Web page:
So far, we have described the discovery, investigations and development of this cave and how the integration between development and conservation has been achieved to date. We are entering a new phase in this historical sequence. Many of the issues which will require resolution in order to manage the cave successfully are also issues of the Oparara Valley in general. The future management of the cave must continue to balance the protection of the important scientific values with continued pressure for public access.

This same balance is also required in the forests of the va1ley and has already been demonstrated in the forest management zoning of the Oparara Valley.

4.1 Management of the Cave Catchment

The Kohaihai Ecological Reserve was set aside to complement reservation of forest types in the Heaphy and Little Wanganui Ecological Areas. It preserves two specific forest types (PB 3a - Rimu over hard beech on poorly drained sites and PH 3 - Rimu emergent over southern rata/scrub hardwood) and also includes part of the beech/non-beech interface (refer to Map 1).

The positioning of this reserve, near the head of the Oparara Basin, and backing onto the Kohaihai River, resulted in the coincidental inclusion of Honeycomb Hill Cave system within it. At this stage parts of the catchments of some of the Oparara Basin streams associated with the cave were not included in the reserve. These had been zoned for Long Term Indigenous Management in the Buller Regional Management Plan.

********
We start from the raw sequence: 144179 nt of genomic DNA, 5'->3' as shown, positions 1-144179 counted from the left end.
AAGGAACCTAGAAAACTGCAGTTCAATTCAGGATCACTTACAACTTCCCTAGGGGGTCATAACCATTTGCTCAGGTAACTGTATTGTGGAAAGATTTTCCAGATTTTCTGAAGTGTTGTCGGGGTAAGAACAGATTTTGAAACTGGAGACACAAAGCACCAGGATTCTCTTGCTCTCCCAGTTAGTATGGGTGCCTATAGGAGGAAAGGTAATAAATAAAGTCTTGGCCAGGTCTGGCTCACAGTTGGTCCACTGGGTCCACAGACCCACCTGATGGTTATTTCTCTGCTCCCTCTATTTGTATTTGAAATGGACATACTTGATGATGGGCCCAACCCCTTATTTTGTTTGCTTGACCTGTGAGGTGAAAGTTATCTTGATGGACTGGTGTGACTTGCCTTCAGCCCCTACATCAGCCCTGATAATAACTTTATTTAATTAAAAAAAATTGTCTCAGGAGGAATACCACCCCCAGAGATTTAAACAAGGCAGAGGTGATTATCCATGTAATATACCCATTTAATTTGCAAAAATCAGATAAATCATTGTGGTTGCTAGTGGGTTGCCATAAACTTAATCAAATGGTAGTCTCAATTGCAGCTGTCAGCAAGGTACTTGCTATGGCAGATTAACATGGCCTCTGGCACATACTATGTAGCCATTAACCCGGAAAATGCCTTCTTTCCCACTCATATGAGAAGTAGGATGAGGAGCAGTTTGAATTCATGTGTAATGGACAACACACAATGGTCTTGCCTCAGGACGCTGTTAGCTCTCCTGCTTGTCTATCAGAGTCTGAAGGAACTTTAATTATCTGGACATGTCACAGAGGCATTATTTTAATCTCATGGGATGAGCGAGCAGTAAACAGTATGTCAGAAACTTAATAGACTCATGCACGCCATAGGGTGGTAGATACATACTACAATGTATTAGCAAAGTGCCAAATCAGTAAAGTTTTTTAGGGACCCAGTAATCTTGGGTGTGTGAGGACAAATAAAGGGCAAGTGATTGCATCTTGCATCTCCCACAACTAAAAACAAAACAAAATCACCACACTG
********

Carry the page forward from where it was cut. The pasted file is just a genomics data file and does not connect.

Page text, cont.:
Since then, additions to the ecological area have extended it to the south to include a significant portion of the limestone band (NB all the Oparara limestone band has had a protective zoning in the past either "protection forest", or "amenity" as around the Big Arch), and a further section to the west (previously zoned Long Term Indigenous Management), effectively including all the cave system's western catchments.

A brief study of the western cave stream catchments of the Honeycomb Hill system was undertaken by Dr A J Pearce of the Forest Research Institute, during the course of Millener's subfossil investigations (see Millener, 1984, Appendix I). Of particular interest was the possible effect of logging on these streams, and on the cave. His findings indicated that:

  1. Changes in cave stream chemistry and pH resulting from logging in their catchments would be unlikely to be significant, or to significantly affect the cave or the limestone.